Surrey nurse becomes BC’s first NP clinician scientist
August 9, 2023
SURREY, BC – Nurse practitioner Sarah Crowe (pictured) says she is “extremely excited” to be the first nurse practitioner clinician scientist in B.C. As a clinician scientist, most of her research will focus on making nurse practitioners more visible and recognized.
“I think what it’s going to do is really drive forward the important work that nurse practitioners are doing,” said Crowe, who has been based at Surrey Memorial Hospital since the start of her nursing career in 2001.
She said the hope is also that healthcare decision-makers will understand the benefits of having a nurse practitioner on their team. Nurse practitioners (NP) are trained first as Registered Nurses (RN). In B.C., they must be RN for a minimum of three years before they can apply for an NP program.
Nurse practitioners can diagnose, treat and care for a variety of different ailments, said Crowe. “So from birth to death NPs can be a part of the care.”
Crowe added that nurse practitioners often have more time to spend with a patient. This is valuable when working with people with complex medical issues. She said having the time to connect with them makes a difference.
“To really let them be heard and to figure out what’s the best course of action for them,” Crowe said. “A lot of nurse practitioners and myself included, work with some really interesting but also vulnerable populations who don’t always get the opportunity to be heard and I think it’s a great way to really highlight and to give a voice to groups that don’t always get a say.”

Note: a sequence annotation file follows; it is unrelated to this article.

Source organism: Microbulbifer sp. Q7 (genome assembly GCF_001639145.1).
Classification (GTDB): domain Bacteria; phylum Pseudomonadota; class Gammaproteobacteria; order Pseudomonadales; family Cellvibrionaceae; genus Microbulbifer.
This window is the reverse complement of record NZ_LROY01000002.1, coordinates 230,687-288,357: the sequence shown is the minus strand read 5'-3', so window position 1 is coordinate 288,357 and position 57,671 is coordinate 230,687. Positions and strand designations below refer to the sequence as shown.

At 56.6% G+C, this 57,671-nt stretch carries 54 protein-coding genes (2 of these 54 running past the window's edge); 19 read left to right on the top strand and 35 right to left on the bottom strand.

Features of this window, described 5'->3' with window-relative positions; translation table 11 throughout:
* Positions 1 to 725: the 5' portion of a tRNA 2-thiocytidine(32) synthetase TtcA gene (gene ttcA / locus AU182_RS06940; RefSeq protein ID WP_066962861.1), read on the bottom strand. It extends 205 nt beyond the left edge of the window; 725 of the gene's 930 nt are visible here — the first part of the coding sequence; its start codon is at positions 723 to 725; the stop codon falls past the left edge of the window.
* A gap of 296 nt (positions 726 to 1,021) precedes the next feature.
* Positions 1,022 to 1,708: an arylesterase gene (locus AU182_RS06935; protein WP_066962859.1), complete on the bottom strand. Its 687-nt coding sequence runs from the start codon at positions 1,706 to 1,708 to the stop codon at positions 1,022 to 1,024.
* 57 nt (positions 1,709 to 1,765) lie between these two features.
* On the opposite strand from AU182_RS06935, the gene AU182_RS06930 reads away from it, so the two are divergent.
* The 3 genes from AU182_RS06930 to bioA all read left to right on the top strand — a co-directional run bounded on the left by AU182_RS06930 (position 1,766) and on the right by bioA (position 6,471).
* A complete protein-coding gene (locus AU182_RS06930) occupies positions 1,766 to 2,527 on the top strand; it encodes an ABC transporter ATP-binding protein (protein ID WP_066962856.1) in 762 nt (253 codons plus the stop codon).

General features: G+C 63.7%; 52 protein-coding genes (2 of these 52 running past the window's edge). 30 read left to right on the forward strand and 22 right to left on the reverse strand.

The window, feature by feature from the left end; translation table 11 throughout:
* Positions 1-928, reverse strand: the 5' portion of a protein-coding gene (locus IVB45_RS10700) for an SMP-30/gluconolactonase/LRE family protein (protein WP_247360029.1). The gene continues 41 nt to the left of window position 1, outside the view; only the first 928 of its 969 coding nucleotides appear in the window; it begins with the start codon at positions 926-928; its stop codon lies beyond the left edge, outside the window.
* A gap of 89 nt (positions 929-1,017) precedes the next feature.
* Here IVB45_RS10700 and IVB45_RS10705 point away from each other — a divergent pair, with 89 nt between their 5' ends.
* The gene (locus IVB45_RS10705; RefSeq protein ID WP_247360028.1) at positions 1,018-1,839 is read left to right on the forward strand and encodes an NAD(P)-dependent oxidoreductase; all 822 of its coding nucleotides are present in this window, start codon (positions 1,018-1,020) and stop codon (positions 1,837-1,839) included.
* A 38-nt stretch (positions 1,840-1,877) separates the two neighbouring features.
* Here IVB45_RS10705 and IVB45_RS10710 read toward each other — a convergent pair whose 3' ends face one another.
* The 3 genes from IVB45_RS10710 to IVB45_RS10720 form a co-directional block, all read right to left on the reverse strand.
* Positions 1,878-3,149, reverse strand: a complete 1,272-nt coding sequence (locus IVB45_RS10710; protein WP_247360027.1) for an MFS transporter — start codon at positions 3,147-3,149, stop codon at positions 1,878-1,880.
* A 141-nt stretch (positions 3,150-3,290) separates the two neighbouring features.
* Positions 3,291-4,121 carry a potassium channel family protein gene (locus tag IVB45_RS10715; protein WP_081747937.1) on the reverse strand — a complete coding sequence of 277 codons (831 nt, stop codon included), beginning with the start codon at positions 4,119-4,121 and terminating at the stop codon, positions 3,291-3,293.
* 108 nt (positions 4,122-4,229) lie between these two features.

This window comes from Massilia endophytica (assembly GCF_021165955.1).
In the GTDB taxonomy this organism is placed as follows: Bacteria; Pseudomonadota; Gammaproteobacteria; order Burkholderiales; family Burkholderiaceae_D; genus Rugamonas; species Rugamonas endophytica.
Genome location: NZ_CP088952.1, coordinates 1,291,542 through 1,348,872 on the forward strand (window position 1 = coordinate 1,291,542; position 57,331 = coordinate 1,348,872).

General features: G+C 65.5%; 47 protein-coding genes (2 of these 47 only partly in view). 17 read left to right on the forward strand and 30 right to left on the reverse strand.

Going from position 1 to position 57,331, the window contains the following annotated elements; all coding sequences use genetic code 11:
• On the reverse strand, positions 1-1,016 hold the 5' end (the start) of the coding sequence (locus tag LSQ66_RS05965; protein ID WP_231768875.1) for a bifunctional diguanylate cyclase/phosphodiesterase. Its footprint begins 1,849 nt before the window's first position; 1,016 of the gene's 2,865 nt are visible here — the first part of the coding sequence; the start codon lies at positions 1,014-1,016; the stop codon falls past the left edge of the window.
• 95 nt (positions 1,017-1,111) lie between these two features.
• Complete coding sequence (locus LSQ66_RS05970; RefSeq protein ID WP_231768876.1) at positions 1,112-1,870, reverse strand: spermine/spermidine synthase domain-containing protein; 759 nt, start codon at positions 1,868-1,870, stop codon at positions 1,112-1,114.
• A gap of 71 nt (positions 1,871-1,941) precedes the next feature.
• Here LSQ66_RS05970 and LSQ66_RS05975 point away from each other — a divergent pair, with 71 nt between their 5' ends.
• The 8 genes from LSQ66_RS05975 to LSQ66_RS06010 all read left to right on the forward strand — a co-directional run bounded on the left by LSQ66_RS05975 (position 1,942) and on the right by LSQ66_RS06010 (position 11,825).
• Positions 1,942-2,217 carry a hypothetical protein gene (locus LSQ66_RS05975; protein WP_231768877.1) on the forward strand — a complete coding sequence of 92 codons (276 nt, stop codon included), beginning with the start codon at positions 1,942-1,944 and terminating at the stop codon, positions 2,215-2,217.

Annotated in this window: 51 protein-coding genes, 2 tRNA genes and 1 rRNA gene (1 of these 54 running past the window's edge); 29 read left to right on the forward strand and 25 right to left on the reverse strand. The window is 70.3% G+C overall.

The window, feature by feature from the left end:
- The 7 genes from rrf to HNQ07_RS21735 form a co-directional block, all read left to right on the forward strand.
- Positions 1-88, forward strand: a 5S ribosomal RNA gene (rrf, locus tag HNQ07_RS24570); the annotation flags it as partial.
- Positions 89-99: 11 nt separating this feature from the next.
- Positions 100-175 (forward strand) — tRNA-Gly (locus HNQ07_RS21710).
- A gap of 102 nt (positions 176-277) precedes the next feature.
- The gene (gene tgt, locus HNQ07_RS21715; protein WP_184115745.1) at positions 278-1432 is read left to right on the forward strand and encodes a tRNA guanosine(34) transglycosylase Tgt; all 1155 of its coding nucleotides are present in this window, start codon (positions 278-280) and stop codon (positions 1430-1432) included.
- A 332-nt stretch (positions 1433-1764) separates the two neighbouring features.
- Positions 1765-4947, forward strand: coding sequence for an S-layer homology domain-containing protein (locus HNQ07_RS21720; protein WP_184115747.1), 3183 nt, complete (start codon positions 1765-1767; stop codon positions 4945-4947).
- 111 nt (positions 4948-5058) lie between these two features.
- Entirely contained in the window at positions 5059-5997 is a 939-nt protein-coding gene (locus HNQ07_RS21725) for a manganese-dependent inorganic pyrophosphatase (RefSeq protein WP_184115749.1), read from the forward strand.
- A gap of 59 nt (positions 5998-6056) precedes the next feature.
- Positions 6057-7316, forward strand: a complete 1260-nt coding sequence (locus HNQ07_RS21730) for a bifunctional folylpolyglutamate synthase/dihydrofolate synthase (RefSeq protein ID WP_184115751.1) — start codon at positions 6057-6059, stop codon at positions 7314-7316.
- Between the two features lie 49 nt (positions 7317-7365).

She will spend 60 percent of her work time dedicated to research in Fraser Health and the remaining in clinical practice in Surrey Memorial Hospital ICU.
Crowe said her experience as a registered nurse in critical care gives her a unique perspective to be able to help healthcare workers and patients in the ICU. “I think probably the biggest compliment I’ve ever been given was just thank you for making me feel like a person again,” Crowe said.
“So many times, a lot of patients who live with so much complexity and a lot of technology and equipment attached to them, the person under that gets lost sometimes,” she added.
“So, really being able to connect with them as a person and appreciate their experiences and their lived experience of the healthcare system, I think has been powerful and to just to be able to have them acknowledged that even if we don’t actually change a lot for them, just being heard and seen as a person has been very impactful.”
Kate Keetch, the director of the Department of Evaluation and Research Services for Fraser Health, said Crowe’s work shows the value of nurse practitioners and the positive impact research has on bettering health services.
“I’m very proud of her and her impressive accomplishment in being Fraser Health’s first nurse practitioner clinician scientist,” Keetch stated in a post on Fraser Health’s website.
“The establishment of this position highlights the importance of embedding research into care.”